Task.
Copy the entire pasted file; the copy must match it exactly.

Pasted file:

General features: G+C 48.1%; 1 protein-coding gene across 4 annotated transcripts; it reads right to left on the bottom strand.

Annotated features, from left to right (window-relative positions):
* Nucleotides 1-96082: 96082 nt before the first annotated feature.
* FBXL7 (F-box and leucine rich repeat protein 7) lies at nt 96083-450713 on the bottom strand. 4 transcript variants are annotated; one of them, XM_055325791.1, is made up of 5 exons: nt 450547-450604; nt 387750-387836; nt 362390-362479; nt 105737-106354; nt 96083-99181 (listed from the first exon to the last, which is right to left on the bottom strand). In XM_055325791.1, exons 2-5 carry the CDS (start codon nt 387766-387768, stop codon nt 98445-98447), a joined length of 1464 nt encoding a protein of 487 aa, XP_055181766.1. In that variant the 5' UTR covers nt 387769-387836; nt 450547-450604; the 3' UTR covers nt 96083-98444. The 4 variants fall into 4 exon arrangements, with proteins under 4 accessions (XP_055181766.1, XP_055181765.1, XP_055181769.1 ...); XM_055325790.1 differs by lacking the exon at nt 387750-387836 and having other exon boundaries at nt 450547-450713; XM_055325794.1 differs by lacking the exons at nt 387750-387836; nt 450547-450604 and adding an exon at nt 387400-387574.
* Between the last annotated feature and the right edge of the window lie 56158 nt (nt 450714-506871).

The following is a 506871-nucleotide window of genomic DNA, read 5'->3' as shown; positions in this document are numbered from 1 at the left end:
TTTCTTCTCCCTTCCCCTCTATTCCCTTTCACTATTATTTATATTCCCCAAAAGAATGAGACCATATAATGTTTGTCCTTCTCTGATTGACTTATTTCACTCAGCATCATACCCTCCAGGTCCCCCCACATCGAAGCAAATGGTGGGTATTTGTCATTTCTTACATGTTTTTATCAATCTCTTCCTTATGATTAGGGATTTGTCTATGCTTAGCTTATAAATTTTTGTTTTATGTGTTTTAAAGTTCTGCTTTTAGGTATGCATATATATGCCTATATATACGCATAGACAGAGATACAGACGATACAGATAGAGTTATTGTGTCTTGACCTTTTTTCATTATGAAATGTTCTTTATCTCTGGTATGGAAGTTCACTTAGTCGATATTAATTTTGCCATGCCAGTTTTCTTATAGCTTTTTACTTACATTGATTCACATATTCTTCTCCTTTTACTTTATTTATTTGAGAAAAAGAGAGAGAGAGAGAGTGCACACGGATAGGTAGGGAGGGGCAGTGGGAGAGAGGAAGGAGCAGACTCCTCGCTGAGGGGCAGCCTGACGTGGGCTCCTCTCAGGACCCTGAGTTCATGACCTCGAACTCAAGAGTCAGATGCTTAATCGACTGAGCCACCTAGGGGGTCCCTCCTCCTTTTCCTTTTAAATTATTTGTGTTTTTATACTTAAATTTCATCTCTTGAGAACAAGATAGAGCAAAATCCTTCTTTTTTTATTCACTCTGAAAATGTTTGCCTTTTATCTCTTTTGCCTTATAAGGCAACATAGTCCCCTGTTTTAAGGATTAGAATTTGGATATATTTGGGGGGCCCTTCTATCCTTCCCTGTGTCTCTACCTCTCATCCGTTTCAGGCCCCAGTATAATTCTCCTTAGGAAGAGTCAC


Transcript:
General features: G+C 48.1%; 1 protein-coding gene across 4 annotated transcripts; it reads right to left on the bottom strand.

Annotated features, from left to right (window-relative positions):
* Nucleotides 1-96082: 96082 nt before the first annotated feature.
* FBXL7 (F-box and leucine rich repeat protein 7) lies at nt 96083-450713 on the bottom strand. 4 transcript variants are annotated; one of them, XM_055325791.1, is made up of 5 exons: nt 450547-450604; nt 387750-387836; nt 362390-362479; nt 105737-106354; nt 96083-99181 (listed from the first exon to the last, which is right to left on the bottom strand). In XM_055325791.1, exons 2-5 carry the CDS (start codon nt 387766-387768, stop codon nt 98445-98447), a joined length of 1464 nt encoding a protein of 487 aa, XP_055181766.1. In that variant the 5' UTR covers nt 387769-387836; nt 450547-450604; the 3' UTR covers nt 96083-98444. The 4 variants fall into 4 exon arrangements, with proteins under 4 accessions (XP_055181766.1, XP_055181765.1, XP_055181769.1 ...); XM_055325790.1 differs by lacking the exon at nt 387750-387836 and having other exon boundaries at nt 450547-450713; XM_055325794.1 differs by lacking the exons at nt 387750-387836; nt 450547-450604 and adding an exon at nt 387400-387574.
* Between the last annotated feature and the right edge of the window lie 56158 nt (nt 450714-506871).

The following is a 506871-nucleotide window of genomic DNA, read 5'->3' as shown; positions in this document are numbered from 1 at the left end:
TTTCTTCTCCCTTCCCCTCTATTCCCTTTCACTATTATTTATATTCCCCAAAAGAATGAGACCATATAATGTTTGTCCTTCTCTGATTGACTTATTTCACTCAGCATCATACCCTCCAGGTCCCCCCACATCGAAGCAAATGGTGGGTATTTGTCATTTCTTACATGTTTTTATCAATCTCTTCCTTATGATTAGGGATTTGTCTATGCTTAGCTTATAAATTTTTGTTTTATGTGTTTTAAAGTTCTGCTTTTAGGTATGCATATATATGCCTATATATACGCATAGACAGAGATACAGACGATACAGATAGAGTTATTGTGTCTTGACCTTTTTTCATTATGAAATGTTCTTTATCTCTGGTATGGAAGTTCACTTAGTCGATATTAATTTTGCCATGCCAGTTTTCTTATAGCTTTTTACTTACATTGATTCACATATTCTTCTCCTTTTACTTTATTTATTTGAGAAAAAGAGAGAGAGAGAGAGTGCACACGGATAGGTAGGGAGGGGCAGTGGGAGAGAGGAAGGAGCAGACTCCTCGCTGAGGGGCAGCCTGACGTGGGCTCCTCTCAGGACCCTGAGTTCATGACCTCGAACTCAAGAGTCAGATGCTTAATCGACTGAGCCACCTAGGGGGTCCCTCCTCCTTTTCCTTTTAAATTATTTGTGTTTTTATACTTAAATTTCATCTCTTGAGAACAAGATAGAGCAAAATCCTTCTTTTTTTATTCACTCTGAAAATGTTTGCCTTTTATCTCTTTTGCCTTATAAGGCAACATAGTCCCCTGTTTTAAGGATTAGAATTTGGATATATTTGGGGGGCCCTTCTATCCTTCCCTGTGTCTCTACCTCTCATCCGTTTCAGGCCCCAGTATAATTCTCCTTAGGAAGAGTCAC